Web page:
Detailed notes on the solicitors' file, which supported the Courts approach in Moy v Pettman, were vital in the decision of Mr Justice Vos to strike out a claim against a barrister and solicitor. Kennedys acted for the solicitors.
The Claimant instructed the solicitors (DGB) and barrister (Macdonald) to defend him in a substantial action by Lloyds Bank for sums due under a corporate guarantee, which he signed whilst managing director of a (now) insolvent company. The Claimant had granted a legal charge over his interest in his home to the Lloyds. Lloyds demanded money due under the guarantee when the company went into voluntary liquidation. The Claimant entered into an Individual Voluntary Arrangement (IVA) with his creditors which did not include his home. The Bank issued a claim against the Claimant seeking possession of his home and claimed sums due to repay the sum due under the guarantee. Whilst Lloyds included its claim in the IVA for dividend purposes only, it also stated that it had not relinquished its right to rely on its security over the Claimant’s home.
The Claimant raised various defences including that the bank’s proof in the IVA amounted to a release of security over his home. Counsel advised that the IVA argument was unlikely to succeed at trial and the claim by Lloyds was eventually settled by negotiation immediately before trial. The Claimant subsequently commenced proceedings against DGB and Macdonald alleging that they had negligently advised him to settle with Lloyds at too high a level and, in particular, that Counsel had “negligently advised him” that he would withdraw from the case if he did not accept Lloyds' settlement offer. The Defendants applied for summary judgment (or strike out in old money).
CPR Part 24.2 provides that the court may grant summary judgment against a claimant on the whole or part of a claim if it considers that the claimant has no real prospect of succeeding on the claim or issue, and there is no other compelling reason why the case or issue should be disposed of at a trial. The inclusion of the word "real" means that the respondent has to have a case which is better than merely arguable. The test in Part 24.2 sets a high bar and is often difficult to overcome in document intensive and fact sensitive professional negligence claims.
Held: Vos J found that the allegations made against Macdonald and DBG were unsustainable and there was no real prospect of the claim succeeding. He specifically noted that the Defendants' advice and approach (backed by the solicitor's detailed file notes) was entirely prudent and realistic and had been given in a sensible and balanced way. He therefore held, following Lord Caswell in the leading case of Moy v Pettman, that the advice provided was such that no reasonably competent counsel of Macdonald's level of seniority, or for that matter a reasonably competent solicitor, could have given. Therefore, the Claimant's prospect of doing better than the deal negotiated with Lloyds was “small” – Note not non-existent. We should also add that DGB (as solicitors) had another layer of protection via a reasonable reliance upon Counsel defence, but this was not required due to the general finding in favour of the legal team.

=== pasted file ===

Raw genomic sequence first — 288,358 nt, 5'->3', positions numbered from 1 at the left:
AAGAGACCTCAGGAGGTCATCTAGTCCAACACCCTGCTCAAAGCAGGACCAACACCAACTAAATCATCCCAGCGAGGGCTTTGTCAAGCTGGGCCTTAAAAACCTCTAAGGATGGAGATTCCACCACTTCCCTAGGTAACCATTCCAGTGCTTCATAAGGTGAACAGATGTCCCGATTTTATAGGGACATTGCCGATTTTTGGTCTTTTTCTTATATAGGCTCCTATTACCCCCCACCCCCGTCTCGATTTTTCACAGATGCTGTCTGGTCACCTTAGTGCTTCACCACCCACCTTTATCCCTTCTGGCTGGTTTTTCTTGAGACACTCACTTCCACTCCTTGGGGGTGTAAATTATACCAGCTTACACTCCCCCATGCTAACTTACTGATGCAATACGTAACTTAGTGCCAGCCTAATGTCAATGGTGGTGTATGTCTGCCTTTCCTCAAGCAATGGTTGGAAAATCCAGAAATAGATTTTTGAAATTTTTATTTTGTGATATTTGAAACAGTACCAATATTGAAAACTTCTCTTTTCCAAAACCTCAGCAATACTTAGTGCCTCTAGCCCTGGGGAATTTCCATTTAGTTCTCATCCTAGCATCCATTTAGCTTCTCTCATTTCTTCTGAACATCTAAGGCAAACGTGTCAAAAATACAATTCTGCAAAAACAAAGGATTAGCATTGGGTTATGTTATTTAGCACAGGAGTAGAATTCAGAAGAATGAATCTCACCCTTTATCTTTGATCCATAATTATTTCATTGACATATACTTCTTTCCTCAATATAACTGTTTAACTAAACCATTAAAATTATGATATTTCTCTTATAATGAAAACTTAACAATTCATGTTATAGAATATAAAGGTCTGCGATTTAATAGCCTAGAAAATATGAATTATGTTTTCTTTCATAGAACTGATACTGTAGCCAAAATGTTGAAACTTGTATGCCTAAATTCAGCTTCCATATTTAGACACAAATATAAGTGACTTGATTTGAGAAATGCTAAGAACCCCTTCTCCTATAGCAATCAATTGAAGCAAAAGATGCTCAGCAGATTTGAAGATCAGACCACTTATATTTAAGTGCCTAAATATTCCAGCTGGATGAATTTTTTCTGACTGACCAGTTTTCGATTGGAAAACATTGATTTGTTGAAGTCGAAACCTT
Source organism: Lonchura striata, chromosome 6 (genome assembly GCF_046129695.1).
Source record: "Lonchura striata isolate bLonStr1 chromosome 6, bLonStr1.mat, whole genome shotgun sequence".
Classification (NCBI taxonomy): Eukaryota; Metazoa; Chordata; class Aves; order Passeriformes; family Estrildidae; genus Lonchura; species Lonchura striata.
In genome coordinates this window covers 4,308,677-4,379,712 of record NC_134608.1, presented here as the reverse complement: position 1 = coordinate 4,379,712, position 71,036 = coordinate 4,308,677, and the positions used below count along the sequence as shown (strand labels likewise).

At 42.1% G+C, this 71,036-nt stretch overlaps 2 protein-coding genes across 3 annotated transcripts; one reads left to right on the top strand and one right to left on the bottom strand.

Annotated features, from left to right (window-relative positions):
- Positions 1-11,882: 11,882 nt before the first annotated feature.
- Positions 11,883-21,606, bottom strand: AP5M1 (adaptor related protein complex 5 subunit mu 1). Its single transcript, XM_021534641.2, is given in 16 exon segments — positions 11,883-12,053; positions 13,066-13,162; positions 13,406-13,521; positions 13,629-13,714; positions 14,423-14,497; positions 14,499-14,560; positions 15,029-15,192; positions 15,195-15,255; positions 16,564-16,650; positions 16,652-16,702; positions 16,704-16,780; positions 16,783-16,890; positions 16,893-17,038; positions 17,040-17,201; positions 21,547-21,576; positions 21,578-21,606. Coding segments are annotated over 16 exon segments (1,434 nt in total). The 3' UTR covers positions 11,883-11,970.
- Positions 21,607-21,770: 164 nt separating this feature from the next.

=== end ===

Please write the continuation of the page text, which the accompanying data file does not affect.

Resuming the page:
Comment: This case highlights that:
- Summary judgment can be successfully used in professional negligence claims which do not involve substantial dispute as to the facts. In this case the solicitor had made detailed attendance notes of all the meetings, discussions and conferences, which provided valuable contemporaneous evidence and the Claimant was drawn into admitting that the contents of the notes were not disputed in any essential respects; and
- Cases do not have to be simple to make them suitable for summary judgment. The underlying bank guarantee claim was extremely complex and involved volumes of documentation. However, the issue for determination on summary judgment in the professional negligence claim was whether the advice on settlement was such that no reasonably competent solicitor or barrister could have given. Negotiation is very much a matter for the solicitor and, as we all know, it is not an exact science, which is why it is encouraging to see Vos J conclude that the settlement was within a reasonable range of possible outcomes.